With permission, Mr. Speaker, I shall make a statement on the European Council in Athens on 4 to 6 December at which my right hon. and learned Friend the Foreign Secretary and I represented the United Kingdom.
At its previous meeting in Stuttgart, the European Council had agreed that it was essential at this stage to consider the long-term future of the European Community and to tackle certain fundamental problems — in particular, agricultural surpluses, effective control of Community spending and a fairer distribution of the burden of financing the Community. We were all agreed that the Stuttgart package had to be taken as a whole and that decisions on each item depended on agreement on the rest. Unfortunately, the Community was not ready at Athens to take the necessary decisions. A number of member states wished to follow past practices and adopt a number of unsatisfactory compromises.
On agriculture, the main issues discussed at Athens were price policy and the limitation of open-ended guarantees, action to curb the milk surplus, import and export policy, the proposed oils and fats tax and monetary compensatory amounts.
There was a considerable difference of view on price policy, on the volume of milk that might be subject to quota and super-levy and on various requests and proposals from some countries for exemptions. The United Kingdom is among those member states that consider that a rigorous price policy is essential, that any other arrangements for milk such as a super-levy should be nondiscriminatory and that the surpluses of many other Community products need to be dealt with as well. Four member states, including the United Kingdom, made it clear that the proposal for an oils and fats tax was unacceptable. On monetary compensatory amounts, the differences between France and Germany were not resolved.
With regard to the unfair budgetary burden, there was some recognition that a lasting solution must be found that would put limits on the net contributions of member states—limits that are related to ability to pay. That would be implemented by correcting the VAT contribution of the member state concerned in the following year. The majority of countries wished to establish a lasting system on those lines, which would be part and parcel of any decision on new resources. Unfortunately, although preparatory negotiations on the matter had made considerable progress, not all member states agreed to this approach, and, accordingly, no decisions could be taken. Similarly, with the problem of Community expenditure, the will to control it effectively was just not present at the Athens meeting.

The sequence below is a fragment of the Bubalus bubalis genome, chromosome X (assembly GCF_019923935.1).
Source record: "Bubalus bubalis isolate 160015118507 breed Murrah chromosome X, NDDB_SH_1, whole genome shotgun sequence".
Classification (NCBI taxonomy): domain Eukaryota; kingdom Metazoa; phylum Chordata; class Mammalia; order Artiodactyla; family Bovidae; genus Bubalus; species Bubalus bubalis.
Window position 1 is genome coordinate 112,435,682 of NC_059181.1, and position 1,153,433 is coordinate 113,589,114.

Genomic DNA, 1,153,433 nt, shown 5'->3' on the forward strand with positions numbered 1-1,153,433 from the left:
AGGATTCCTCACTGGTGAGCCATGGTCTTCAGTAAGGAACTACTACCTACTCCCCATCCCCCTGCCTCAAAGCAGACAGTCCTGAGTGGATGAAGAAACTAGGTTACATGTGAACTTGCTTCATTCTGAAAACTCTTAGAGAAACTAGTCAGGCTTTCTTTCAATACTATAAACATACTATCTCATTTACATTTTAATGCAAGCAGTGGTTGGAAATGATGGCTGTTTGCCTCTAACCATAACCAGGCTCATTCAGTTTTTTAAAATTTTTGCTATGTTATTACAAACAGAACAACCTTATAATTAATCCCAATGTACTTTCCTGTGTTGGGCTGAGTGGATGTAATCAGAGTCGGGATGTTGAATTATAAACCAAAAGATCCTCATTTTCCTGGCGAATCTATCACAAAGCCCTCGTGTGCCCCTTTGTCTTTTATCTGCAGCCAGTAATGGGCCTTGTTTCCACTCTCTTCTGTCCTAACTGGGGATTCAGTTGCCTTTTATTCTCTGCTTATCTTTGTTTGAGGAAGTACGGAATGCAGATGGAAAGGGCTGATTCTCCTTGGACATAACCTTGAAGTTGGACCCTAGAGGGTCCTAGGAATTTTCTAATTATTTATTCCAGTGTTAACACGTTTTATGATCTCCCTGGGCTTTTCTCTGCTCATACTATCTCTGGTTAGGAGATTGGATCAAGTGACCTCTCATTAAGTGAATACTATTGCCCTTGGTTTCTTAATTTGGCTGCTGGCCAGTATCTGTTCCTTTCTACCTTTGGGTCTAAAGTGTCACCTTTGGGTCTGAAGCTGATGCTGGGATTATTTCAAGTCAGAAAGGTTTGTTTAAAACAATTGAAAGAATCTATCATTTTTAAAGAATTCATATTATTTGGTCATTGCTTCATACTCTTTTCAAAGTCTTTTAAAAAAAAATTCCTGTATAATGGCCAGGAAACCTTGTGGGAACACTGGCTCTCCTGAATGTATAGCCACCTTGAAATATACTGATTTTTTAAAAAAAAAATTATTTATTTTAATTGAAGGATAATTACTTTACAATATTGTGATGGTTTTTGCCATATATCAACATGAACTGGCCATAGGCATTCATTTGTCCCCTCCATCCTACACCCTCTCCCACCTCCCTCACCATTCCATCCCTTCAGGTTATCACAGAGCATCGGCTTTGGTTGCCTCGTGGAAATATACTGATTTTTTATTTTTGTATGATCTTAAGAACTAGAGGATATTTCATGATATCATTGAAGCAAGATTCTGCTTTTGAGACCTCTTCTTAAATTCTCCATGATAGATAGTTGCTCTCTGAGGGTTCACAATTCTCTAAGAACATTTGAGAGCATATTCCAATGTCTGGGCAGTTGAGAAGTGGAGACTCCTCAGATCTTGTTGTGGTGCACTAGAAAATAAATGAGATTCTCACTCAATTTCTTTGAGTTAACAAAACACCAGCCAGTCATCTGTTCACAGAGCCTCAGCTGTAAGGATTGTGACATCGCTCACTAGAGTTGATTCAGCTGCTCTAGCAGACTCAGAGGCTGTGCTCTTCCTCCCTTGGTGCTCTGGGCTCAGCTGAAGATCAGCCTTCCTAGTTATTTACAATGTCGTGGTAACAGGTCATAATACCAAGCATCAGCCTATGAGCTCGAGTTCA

Even the ideas recently advanced by the French Government were not accepted by all countries as a basis for discussion. I made it clear that there must be strict guidelines for agricultural spending, which must be embodied in the budgetary procedures of the Community. Unless the agricultural and financial issues can be resolved, the resources for new policies such as cooperation in research and development are very limited indeed, although many of us recognise that in the long run they are very important and that room should be made for them.
International questions such as Cyprus and the Lebanon were not discussed in plenary session, but were, of course, much discussed outside it. No official statements were issued on these or any other matters.
It is regrettable that the European Council was not able on this occasion to make the necessary progress for the next stage of the Community's development. I had made it clear that I would not consider an increase in own resources unless there was agreement on a fair sharing of the budgetary burden and an effective control of agricultural and other expenditure. There was no such agreement and, therefore, for the United Kingdom, the question of an increase of the Community's resources did not arise.
May I first ask the Prime Minister about the things that are almost absent from her statement and, apparently, were almost absent from the discussions in Athens? I understand that her wish was to prevent Heads of State from discussing anything until they had resolved the internal issues of the Community. Is that why no significant attention was given to subjects such as Cyprus, the world recession and, particularly, the Lebanon?
Is the Prime Minister aware that yesterday we were given what we interpreted as an undertaking—I think a genuine undertaking—that as part of the review that the Government are undertaking of the British presence in Beirut, we could look forward to a statement on the Prime Minister's return? No such statement has been forthcoming. Therefore, will the Prime Minister give some time to that matter in her reply to me or to other hon. Members, because there is great concern at the moment, especially in the light of reports that a British Land-Rover has been knocked out and that British positions have been under fire?
I have some questions about specific issues discussed in Athens. It appears from press reports that the Prime Minister has tried to lay the blame for the unmitigated failure of the Athens summit on everyone but herself. Of course, we are used to that from the banana skin Prime Minister. Will she tell us whether she remembers that, on her return from the Stuttgart summit in late June, she said that she expected great success in Athens on budgetary discipline, equitable sharing of burdens and control of expenditure? She is quoted in today's newspapers as saying that the deepening crisis will sharpen our partners' minds and her quoted statements strongly imply that our partners will be brought to order by the time of the Brussels meeting in March. What does the right hon. Lady think will change between Athens in December and Brussels in March?